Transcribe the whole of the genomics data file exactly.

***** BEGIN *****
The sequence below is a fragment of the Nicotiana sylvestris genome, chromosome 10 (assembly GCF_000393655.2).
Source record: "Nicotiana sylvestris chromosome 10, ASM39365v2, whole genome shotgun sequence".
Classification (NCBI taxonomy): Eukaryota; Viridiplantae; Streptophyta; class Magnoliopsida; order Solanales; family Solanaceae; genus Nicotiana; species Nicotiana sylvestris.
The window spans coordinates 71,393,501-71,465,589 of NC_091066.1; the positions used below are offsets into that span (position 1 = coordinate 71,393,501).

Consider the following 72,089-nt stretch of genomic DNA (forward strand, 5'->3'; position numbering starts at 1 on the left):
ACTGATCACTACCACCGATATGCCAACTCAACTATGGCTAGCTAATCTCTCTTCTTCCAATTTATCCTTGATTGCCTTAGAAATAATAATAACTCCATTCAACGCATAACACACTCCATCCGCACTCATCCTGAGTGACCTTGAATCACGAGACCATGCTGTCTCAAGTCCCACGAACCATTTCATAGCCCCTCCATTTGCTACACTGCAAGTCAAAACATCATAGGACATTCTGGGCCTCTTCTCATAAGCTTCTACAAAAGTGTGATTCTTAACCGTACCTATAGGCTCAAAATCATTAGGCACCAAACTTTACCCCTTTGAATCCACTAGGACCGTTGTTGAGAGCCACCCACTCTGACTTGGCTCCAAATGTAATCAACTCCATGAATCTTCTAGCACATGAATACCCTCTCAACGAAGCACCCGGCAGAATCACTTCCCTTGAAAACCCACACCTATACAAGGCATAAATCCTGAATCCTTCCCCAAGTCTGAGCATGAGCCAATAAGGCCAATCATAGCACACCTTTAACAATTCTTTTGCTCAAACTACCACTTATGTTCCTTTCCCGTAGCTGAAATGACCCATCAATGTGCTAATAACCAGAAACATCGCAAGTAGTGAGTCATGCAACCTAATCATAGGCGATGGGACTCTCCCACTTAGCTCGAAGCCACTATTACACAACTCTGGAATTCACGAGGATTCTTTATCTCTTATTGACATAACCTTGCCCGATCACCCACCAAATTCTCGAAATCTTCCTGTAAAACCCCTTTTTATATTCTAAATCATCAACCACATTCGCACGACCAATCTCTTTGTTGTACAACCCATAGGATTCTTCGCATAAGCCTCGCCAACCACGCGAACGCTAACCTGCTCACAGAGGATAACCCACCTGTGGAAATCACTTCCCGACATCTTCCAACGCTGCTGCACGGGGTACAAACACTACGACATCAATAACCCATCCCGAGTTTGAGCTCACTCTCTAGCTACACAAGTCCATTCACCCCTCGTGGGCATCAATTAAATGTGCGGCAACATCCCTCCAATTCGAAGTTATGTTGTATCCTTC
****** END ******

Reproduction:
The sequence below is a fragment of the Nicotiana sylvestris genome, chromosome 10 (assembly GCF_000393655.2).
Source record: "Nicotiana sylvestris chromosome 10, ASM39365v2, whole genome shotgun sequence".
Classification (NCBI taxonomy): Eukaryota; Viridiplantae; Streptophyta; class Magnoliopsida; order Solanales; family Solanaceae; genus Nicotiana; species Nicotiana sylvestris.
The window spans coordinates 71,393,501-71,465,589 of NC_091066.1; the positions used below are offsets into that span (position 1 = coordinate 71,393,501).

Consider the following 72,089-nt stretch of genomic DNA (forward strand, 5'->3'; position numbering starts at 1 on the left):
ACTGATCACTACCACCGATATGCCAACTCAACTATGGCTAGCTAATCTCTCTTCTTCCAATTTATCCTTGATTGCCTTAGAAATAATAATAACTCCATTCAACGCATAACACACTCCATCCGCACTCATCCTGAGTGACCTTGAATCACGAGACCATGCTGTCTCAAGTCCCACGAACCATTTCATAGCCCCTCCATTTGCTACACTGCAAGTCAAAACATCATAGGACATTCTGGGCCTCTTCTCATAAGCTTCTACAAAAGTGTGATTCTTAACCGTACCTATAGGCTCAAAATCATTAGGCACCAAACTTTACCCCTTTGAATCCACTAGGACCGTTGTTGAGAGCCACCCACTCTGACTTGGCTCCAAATGTAATCAACTCCATGAATCTTCTAGCACATGAATACCCTCTCAACGAAGCACCCGGCAGAATCACTTCCCTTGAAAACCCACACCTATACAAGGCATAAATCCTGAATCCTTCCCCAAGTCTGAGCATGAGCCAATAAGGCCAATCATAGCACACCTTTAACAATTCTTTTGCTCAAACTACCACTTATGTTCCTTTCCCGTAGCTGAAATGACCCATCAATGTGCTAATAACCAGAAACATCGCAAGTAGTGAGTCATGCAACCTAATCATAGGCGATGGGACTCTCCCACTTAGCTCGAAGCCACTATTACACAACTCTGGAATTCACGAGGATTCTTTATCTCTTATTGACATAACCTTGCCCGATCACCCACCAAATTCTCGAAATCTTCCTGTAAAACCCCTTTTTATATTCTAAATCATCAACCACATTCGCACGACCAATCTCTTTGTTGTACAACCCATAGGATTCTTCGCATAAGCCTCGCCAACCACGCGAACGCTAACCTGCTCACAGAGGATAACCCACCTGTGGAAATCACTTCCCGACATCTTCCAACGCTGCTGCACGGGGTACAAACACTACGACATCAATAACCCATCCCGAGTTTGAGCTCACTCTCTAGCTACACAAGTCCATTCACCCCTCGTGGGCATCAATTAAATGTGCGGCAACATCCCTCCAATTCGAAGTTATGTTGTATCCTTC